Author(s): Vale JA, Kulig K American Academ
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Abstract Gastric lavage should not be employed routinely, if ever, in the management of poisoned patients. In experimental studies, the amount of marker removed by gastric lavage was highly variable and diminished with time. The results of clinical outcome studies in overdose patients are weighed heavily on the side of showing a lack of beneficial effect. Serious risks of the procedure include hypoxia, dysrhythmias, laryngospasm, perforation of the GI tract or pharynx, fluid and electrolyte abnormalities, and aspiration pneumonitis. Contraindications include loss of protective airway reflexes (unless the patient is first intubated tracheally), ingestion of a strong acid or alkali, ingestion of a hydrocarbon with a high aspiration potential, or risk of GI hemorrhage due to an underlying medical or surgical condition. A review of the 1997 Gastric Lavage Position Statement revealed no new evidence that would require a revision of the conclusions of the Statement.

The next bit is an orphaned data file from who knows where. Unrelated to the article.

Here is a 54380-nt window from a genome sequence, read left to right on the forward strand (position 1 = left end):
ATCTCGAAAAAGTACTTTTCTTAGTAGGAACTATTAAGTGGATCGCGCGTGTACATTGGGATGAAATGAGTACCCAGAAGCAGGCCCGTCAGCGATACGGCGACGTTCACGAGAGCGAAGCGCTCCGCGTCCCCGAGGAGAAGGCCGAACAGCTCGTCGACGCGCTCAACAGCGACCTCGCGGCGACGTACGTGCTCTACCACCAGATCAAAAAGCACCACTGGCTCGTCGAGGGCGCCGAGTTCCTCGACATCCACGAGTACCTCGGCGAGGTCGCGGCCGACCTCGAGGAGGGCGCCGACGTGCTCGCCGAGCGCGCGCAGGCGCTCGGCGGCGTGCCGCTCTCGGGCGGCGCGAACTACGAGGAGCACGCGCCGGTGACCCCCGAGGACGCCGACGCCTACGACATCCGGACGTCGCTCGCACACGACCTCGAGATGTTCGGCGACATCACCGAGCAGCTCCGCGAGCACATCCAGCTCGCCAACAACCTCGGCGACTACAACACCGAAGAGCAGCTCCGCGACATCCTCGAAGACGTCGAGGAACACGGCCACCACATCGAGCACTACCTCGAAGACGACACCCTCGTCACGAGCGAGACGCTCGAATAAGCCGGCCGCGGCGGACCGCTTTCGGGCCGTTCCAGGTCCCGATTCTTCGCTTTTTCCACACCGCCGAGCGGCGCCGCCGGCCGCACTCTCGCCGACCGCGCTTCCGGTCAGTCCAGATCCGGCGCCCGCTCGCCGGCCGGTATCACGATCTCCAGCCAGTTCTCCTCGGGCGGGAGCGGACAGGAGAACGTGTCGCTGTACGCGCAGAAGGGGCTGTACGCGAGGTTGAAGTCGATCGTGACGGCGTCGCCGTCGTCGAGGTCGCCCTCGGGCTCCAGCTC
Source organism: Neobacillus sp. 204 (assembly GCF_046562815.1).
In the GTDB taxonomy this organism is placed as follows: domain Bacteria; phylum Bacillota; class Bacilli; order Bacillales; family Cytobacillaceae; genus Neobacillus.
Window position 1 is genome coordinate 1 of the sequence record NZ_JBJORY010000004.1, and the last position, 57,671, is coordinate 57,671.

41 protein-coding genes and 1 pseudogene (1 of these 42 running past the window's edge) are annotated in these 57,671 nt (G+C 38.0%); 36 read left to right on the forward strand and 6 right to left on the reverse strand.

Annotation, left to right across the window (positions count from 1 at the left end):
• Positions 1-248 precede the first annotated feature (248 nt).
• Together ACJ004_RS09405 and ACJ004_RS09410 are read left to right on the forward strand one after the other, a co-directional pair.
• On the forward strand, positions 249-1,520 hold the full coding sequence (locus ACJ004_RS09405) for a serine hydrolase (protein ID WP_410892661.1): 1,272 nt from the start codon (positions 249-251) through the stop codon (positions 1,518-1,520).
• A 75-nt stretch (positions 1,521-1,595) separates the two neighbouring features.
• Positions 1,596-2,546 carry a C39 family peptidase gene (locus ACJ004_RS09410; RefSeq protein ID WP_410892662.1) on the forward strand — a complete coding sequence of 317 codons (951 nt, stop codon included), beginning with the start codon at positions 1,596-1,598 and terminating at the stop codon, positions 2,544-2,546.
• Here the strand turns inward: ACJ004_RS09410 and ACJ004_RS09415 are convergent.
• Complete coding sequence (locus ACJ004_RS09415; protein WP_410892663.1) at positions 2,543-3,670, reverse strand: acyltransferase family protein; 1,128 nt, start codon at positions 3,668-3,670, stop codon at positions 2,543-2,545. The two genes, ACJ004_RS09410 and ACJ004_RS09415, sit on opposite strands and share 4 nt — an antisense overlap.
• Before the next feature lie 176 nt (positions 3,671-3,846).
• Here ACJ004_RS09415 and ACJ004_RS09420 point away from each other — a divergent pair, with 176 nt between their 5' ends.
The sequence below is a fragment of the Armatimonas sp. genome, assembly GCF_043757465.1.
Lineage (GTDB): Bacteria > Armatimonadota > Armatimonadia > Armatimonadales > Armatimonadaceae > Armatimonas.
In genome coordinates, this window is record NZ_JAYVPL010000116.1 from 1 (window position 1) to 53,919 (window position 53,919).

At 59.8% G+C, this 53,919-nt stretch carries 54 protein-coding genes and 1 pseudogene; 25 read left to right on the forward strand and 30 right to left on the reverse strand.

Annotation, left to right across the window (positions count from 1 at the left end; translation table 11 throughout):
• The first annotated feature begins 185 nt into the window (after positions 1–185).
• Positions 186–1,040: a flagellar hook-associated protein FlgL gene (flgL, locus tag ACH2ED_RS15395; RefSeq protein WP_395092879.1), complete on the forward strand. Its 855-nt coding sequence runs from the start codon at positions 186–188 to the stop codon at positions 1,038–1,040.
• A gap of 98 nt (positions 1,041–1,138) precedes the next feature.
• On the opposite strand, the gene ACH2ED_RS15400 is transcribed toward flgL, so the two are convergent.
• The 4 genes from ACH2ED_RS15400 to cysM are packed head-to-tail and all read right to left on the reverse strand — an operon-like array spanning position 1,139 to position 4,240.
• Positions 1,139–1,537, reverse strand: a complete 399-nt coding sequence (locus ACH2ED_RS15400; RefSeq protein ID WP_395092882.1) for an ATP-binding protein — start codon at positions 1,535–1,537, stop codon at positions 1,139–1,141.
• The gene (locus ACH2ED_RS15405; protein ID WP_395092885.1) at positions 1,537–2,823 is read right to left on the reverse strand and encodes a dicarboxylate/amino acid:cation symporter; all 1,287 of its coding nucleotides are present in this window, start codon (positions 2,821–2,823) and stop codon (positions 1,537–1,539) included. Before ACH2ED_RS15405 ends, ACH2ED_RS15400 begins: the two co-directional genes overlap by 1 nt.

This article was published in J Toxicol Clin Toxicol
and referenced in Journal of Clinical Toxicology